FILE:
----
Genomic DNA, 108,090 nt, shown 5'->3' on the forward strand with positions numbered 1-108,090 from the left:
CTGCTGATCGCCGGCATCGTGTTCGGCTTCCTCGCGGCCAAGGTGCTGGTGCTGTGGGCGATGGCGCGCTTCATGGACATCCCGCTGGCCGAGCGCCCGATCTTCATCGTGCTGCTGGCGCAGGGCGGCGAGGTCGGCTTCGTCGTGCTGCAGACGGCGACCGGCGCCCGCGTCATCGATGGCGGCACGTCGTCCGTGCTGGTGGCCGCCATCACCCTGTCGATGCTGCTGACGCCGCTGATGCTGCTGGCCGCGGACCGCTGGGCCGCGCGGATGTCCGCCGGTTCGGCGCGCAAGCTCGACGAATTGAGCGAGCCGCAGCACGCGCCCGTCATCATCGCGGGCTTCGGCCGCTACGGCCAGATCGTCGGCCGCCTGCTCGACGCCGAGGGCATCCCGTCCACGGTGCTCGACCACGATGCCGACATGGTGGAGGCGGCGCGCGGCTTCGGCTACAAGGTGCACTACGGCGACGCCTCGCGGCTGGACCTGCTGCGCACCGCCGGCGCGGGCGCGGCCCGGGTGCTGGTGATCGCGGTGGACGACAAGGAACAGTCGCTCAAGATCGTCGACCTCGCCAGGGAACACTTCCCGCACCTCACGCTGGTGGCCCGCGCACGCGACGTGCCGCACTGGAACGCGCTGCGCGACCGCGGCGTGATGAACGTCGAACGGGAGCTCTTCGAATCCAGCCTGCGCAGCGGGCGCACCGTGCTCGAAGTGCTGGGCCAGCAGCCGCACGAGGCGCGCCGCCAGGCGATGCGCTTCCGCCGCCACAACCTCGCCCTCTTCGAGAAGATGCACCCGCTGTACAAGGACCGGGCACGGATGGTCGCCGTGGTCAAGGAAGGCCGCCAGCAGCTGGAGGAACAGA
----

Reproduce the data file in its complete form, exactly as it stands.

Genomic DNA, 108,090 nt, shown 5'->3' on the forward strand with positions numbered 1-108,090 from the left:
CTGCTGATCGCCGGCATCGTGTTCGGCTTCCTCGCGGCCAAGGTGCTGGTGCTGTGGGCGATGGCGCGCTTCATGGACATCCCGCTGGCCGAGCGCCCGATCTTCATCGTGCTGCTGGCGCAGGGCGGCGAGGTCGGCTTCGTCGTGCTGCAGACGGCGACCGGCGCCCGCGTCATCGATGGCGGCACGTCGTCCGTGCTGGTGGCCGCCATCACCCTGTCGATGCTGCTGACGCCGCTGATGCTGCTGGCCGCGGACCGCTGGGCCGCGCGGATGTCCGCCGGTTCGGCGCGCAAGCTCGACGAATTGAGCGAGCCGCAGCACGCGCCCGTCATCATCGCGGGCTTCGGCCGCTACGGCCAGATCGTCGGCCGCCTGCTCGACGCCGAGGGCATCCCGTCCACGGTGCTCGACCACGATGCCGACATGGTGGAGGCGGCGCGCGGCTTCGGCTACAAGGTGCACTACGGCGACGCCTCGCGGCTGGACCTGCTGCGCACCGCCGGCGCGGGCGCGGCCCGGGTGCTGGTGATCGCGGTGGACGACAAGGAACAGTCGCTCAAGATCGTCGACCTCGCCAGGGAACACTTCCCGCACCTCACGCTGGTGGCCCGCGCACGCGACGTGCCGCACTGGAACGCGCTGCGCGACCGCGGCGTGATGAACGTCGAACGGGAGCTCTTCGAATCCAGCCTGCGCAGCGGGCGCACCGTGCTCGAAGTGCTGGGCCAGCAGCCGCACGAGGCGCGCCGCCAGGCGATGCGCTTCCGCCGCCACAACCTCGCCCTCTTCGAGAAGATGCACCCGCTGTACAAGGACCGGGCACGGATGGTCGCCGTGGTCAAGGAAGGCCGCCAGCAGCTGGAGGAACAGA